What is the meaning of BGP free core?
BGP refers to an Internet protocol used between different Autonomous System on the Internet. The purpose of this post is not to explain the fundamentals of BGP, as I believe that readers are already familiar with the basic of BGP and IP routing operation. To understand the rudimentary aspect of BGP, click here to peruse articles on BGP.
Let’s look at the topology shown below to understand the BGP operation and IP destination-based lookup.
BGP Free Core
In the above topology, when CE1 wants to reach CE2 at the other side of the network, the packet becomes either R1 or R2. If there are no tunneling mechanisms such as MPLS, GRE, or any other mechanisms, R1 or R2 makes IP destination-based lookup and sends packets to R3 or R4.
If the prefixes on CE2 is learned by BGP in the middle of the network, all the routers have to do an IP destination-based lookup to see if there is a route for the CE2 prefixes in the routing table from BGP. Every router – R1, R2, R3, R4, R5, and R6 – has to run BGP.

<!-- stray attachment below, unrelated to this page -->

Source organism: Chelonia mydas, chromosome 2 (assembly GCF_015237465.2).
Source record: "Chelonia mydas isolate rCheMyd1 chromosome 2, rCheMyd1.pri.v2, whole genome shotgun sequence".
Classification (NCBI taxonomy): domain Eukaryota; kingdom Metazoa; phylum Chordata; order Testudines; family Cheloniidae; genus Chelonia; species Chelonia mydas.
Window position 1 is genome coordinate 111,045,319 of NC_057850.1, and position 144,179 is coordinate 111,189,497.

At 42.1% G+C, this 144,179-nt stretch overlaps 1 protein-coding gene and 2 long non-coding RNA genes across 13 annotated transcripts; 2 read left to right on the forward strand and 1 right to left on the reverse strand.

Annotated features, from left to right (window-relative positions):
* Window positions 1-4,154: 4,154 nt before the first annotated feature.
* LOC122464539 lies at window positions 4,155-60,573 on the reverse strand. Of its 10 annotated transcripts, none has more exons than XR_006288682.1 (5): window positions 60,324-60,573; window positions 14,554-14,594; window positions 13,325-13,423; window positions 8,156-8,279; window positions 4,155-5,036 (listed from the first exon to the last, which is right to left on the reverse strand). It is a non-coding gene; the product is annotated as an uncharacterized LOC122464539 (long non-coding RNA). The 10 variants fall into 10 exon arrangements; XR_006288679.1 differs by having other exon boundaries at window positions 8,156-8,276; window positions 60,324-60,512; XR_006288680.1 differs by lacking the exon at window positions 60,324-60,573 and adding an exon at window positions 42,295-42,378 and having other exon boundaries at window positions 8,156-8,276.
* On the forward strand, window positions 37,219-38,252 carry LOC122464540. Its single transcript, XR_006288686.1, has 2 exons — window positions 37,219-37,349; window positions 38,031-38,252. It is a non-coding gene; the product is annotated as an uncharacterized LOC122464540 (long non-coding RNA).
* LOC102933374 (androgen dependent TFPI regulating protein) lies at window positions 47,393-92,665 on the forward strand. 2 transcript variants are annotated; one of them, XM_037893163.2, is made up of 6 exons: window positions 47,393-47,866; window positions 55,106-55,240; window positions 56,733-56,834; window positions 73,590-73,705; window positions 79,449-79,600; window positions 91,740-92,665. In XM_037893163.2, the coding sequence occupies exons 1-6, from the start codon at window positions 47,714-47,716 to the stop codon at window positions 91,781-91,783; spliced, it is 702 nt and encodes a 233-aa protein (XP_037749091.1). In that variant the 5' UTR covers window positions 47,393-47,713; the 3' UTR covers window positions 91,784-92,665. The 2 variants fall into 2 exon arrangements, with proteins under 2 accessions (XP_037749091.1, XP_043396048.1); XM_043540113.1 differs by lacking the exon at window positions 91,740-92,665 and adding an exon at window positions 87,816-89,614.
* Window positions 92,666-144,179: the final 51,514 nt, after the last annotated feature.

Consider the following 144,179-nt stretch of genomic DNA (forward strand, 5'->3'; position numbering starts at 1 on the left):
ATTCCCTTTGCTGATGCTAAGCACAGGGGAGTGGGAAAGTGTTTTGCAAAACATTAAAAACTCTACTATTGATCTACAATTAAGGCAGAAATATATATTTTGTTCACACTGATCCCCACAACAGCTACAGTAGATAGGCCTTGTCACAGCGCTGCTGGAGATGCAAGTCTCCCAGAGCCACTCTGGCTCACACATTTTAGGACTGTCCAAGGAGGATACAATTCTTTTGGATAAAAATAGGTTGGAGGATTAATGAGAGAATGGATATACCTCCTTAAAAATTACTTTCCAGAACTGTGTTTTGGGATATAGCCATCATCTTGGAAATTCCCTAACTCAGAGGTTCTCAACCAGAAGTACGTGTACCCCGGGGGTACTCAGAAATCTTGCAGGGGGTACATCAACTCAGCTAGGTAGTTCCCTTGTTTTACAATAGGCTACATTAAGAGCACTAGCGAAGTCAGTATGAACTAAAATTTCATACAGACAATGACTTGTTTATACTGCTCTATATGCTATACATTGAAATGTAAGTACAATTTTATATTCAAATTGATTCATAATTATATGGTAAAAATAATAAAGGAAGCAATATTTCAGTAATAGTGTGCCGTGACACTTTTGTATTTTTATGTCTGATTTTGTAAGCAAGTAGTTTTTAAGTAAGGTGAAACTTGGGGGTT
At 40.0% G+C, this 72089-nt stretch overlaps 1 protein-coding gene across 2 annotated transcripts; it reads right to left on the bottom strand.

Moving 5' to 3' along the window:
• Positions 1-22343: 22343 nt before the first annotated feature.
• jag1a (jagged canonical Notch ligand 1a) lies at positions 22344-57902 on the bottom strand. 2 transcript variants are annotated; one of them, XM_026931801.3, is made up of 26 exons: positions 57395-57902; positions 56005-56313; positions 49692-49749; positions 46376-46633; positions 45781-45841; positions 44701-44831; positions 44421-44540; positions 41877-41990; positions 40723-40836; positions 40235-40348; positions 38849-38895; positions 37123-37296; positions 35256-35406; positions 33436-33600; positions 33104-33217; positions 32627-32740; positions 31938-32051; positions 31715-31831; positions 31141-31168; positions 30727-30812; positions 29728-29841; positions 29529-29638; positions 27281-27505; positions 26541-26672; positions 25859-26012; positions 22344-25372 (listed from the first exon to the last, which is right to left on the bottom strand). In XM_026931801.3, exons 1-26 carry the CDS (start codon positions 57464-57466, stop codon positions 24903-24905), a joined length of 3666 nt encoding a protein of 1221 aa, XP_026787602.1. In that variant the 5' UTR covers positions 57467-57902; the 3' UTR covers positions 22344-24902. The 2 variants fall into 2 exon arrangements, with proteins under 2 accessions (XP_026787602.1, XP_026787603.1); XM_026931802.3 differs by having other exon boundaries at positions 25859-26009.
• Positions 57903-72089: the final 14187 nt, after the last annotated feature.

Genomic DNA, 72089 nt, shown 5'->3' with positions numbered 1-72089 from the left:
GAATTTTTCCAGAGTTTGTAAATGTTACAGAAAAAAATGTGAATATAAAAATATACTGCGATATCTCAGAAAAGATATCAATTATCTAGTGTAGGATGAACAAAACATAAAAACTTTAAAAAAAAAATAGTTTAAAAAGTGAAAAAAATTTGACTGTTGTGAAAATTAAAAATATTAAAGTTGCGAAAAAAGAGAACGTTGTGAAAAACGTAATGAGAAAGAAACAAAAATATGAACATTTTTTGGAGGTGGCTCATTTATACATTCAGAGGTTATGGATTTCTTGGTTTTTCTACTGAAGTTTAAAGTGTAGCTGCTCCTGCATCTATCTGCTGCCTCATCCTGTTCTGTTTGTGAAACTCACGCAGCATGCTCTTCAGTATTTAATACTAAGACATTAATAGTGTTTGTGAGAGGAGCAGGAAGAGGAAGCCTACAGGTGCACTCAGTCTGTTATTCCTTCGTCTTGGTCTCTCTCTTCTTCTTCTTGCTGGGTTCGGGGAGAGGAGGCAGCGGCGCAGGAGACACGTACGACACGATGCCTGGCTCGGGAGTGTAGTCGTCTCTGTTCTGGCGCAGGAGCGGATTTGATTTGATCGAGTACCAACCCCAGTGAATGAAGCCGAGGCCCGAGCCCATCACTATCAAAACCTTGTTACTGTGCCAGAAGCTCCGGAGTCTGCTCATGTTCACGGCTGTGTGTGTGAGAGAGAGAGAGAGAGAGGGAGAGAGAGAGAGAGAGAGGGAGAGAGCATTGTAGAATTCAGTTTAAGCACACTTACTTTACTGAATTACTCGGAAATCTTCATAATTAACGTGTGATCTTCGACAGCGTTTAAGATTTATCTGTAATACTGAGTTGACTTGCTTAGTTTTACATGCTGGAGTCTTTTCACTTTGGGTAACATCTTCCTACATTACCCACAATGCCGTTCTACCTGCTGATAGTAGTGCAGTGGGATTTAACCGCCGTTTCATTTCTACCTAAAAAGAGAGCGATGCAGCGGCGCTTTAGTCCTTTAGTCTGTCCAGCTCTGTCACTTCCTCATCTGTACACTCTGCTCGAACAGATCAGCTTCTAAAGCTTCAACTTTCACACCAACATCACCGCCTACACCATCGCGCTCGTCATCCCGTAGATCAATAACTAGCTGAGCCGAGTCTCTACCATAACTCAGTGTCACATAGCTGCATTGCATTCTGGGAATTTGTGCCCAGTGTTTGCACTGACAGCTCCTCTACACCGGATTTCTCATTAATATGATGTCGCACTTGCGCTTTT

If the Layer 3 overlay tunnelling technology runs in the network, then the routers in the middle, which are R3 and R4, do not have to keep the CE1 and CE2 prefixes.
R3 and R4 keep only the routing information on the edge nodes. As a result, R3 and R4 are used for reachability between R1, R2, R5, and R6.
Since MPLS is a tunnelling mechanism that provides Layer 2 or Layer 3 overlay, if MPLS is used in the middle of the network, R3 and R4 as a core node do not have to run BGP.
R1, R2, R5, and R6 are called edge nodes, and R3 and R4 are known as core nodes.
That’s why you can have BGP free core network if MPLS is used in the networks.